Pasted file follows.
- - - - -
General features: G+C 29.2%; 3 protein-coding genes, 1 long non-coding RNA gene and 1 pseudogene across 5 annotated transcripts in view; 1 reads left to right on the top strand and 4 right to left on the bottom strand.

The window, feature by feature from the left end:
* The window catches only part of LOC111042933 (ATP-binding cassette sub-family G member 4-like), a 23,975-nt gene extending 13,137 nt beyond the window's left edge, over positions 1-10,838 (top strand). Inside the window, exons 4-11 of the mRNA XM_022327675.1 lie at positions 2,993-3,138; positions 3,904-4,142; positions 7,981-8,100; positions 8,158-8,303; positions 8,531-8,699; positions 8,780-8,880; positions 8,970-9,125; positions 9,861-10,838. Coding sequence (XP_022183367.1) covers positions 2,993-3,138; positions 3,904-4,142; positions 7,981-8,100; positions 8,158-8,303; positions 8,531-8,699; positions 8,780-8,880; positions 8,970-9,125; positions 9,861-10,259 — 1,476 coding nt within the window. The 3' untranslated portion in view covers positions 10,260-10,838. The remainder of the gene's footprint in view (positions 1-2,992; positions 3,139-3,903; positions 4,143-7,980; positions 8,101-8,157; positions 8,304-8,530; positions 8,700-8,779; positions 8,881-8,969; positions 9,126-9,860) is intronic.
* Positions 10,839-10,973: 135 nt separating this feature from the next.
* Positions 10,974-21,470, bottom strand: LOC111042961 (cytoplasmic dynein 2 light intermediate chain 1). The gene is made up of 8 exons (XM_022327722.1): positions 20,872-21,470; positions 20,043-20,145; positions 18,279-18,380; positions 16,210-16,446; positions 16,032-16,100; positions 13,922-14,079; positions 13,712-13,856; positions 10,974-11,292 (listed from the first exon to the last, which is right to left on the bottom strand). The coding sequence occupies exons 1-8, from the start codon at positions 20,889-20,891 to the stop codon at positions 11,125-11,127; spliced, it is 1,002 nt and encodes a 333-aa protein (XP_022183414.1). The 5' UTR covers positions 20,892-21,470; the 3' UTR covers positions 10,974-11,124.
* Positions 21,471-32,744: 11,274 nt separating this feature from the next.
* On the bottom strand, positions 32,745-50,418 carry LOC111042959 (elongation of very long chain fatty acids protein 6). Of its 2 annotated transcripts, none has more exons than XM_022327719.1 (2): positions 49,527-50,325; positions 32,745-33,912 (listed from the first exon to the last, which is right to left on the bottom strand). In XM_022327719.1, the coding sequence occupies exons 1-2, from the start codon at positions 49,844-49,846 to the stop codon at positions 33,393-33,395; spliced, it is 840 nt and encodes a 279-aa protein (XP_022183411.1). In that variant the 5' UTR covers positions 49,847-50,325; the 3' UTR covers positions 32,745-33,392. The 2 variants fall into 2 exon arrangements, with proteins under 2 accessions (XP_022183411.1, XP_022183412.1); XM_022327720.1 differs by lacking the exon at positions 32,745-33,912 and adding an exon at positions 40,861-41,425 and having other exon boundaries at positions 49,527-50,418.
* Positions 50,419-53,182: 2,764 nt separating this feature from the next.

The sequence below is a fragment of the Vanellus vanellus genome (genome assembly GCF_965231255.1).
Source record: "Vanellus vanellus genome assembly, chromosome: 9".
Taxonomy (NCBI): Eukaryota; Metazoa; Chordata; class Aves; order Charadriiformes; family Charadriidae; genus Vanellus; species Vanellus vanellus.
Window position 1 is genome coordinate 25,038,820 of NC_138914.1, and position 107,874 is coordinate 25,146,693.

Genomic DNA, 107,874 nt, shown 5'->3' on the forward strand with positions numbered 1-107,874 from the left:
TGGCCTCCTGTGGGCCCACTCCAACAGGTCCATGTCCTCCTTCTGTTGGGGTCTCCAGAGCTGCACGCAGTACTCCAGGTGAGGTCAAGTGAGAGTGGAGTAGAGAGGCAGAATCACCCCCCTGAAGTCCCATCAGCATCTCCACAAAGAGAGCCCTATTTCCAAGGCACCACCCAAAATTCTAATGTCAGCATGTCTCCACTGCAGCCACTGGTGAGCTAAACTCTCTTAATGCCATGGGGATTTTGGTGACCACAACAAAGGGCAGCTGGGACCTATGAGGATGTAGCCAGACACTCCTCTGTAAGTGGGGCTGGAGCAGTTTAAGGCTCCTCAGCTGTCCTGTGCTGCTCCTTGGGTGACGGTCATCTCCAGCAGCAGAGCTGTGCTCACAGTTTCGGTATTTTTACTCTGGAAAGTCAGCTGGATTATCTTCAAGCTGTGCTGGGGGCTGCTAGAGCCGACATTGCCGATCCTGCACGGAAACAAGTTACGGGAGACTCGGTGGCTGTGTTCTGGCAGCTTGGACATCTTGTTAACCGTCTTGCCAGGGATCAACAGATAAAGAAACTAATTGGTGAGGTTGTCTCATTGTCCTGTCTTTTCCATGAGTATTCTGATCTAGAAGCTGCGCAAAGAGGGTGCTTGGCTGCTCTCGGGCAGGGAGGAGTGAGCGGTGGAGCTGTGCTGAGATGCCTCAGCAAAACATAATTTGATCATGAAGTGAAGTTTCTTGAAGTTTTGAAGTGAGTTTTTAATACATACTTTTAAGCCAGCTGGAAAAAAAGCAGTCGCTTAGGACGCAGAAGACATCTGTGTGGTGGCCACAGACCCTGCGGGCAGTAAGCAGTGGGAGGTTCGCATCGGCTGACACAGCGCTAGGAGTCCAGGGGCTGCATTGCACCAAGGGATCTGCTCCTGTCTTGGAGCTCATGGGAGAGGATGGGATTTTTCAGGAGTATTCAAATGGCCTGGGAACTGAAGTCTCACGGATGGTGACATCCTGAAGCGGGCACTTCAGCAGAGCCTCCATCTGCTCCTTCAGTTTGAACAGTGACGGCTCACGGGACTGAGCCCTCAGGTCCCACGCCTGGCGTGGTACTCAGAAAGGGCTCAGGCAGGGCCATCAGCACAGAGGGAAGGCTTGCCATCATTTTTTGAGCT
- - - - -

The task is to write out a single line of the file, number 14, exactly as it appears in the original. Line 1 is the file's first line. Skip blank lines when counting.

TGGCCTCCTGTGGGCCCACTCCAACAGGTCCATGTCCTCCTTCTGTTGGGGTCTCCAGAGCTGCACGCAGTACTCCAGGTGAGGTCAAGTGAGAGTGGAGTAGAGAGGCAGAATCACCCCCCTGAAGTCCCATCAGCATCTCCACAAAGAGAGCCCTATTTCCAAGGCACCACCCAAAATTCTAATGTCAGCATGTCTCCACTGCAGCCACTGGTGAGCTAAACTCTCTTAATGCCATGGGGATTTTGGTGACCACAACAAAGGGCAGCTGGGACCTATGAGGATGTAGCCAGACACTCCTCTGTAAGTGGGGCTGGAGCAGTTTAAGGCTCCTCAGCTGTCCTGTGCTGCTCCTTGGGTGACGGTCATCTCCAGCAGCAGAGCTGTGCTCACAGTTTCGGTATTTTTACTCTGGAAAGTCAGCTGGATTATCTTCAAGCTGTGCTGGGGGCTGCTAGAGCCGACATTGCCGATCCTGCACGGAAACAAGTTACGGGAGACTCGGTGGCTGTGTTCTGGCAGCTTGGACATCTTGTTAACCGTCTTGCCAGGGATCAACAGATAAAGAAACTAATTGGTGAGGTTGTCTCATTGTCCTGTCTTTTCCATGAGTATTCTGATCTAGAAGCTGCGCAAAGAGGGTGCTTGGCTGCTCTCGGGCAGGGAGGAGTGAGCGGTGGAGCTGTGCTGAGATGCCTCAGCAAAACATAATTTGATCATGAAGTGAAGTTTCTTGAAGTTTTGAAGTGAGTTTTTAATACATACTTTTAAGCCAGCTGGAAAAAAAGCAGTCGCTTAGGACGCAGAAGACATCTGTGTGGTGGCCACAGACCCTGCGGGCAGTAAGCAGTGGGAGGTTCGCATCGGCTGACACAGCGCTAGGAGTCCAGGGGCTGCATTGCACCAAGGGATCTGCTCCTGTCTTGGAGCTCATGGGAGAGGATGGGATTTTTCAGGAGTATTCAAATGGCCTGGGAACTGAAGTCTCACGGATGGTGACATCCTGAAGCGGGCACTTCAGCAGAGCCTCCATCTGCTCCTTCAGTTTGAACAGTGACGGCTCACGGGACTGAGCCCTCAGGTCCCACGCCTGGCGTGGTACTCAGAAAGGGCTCAGGCAGGGCCATCAGCACAGAGGGAAGGCTTGCCATCATTTTTTGAGCT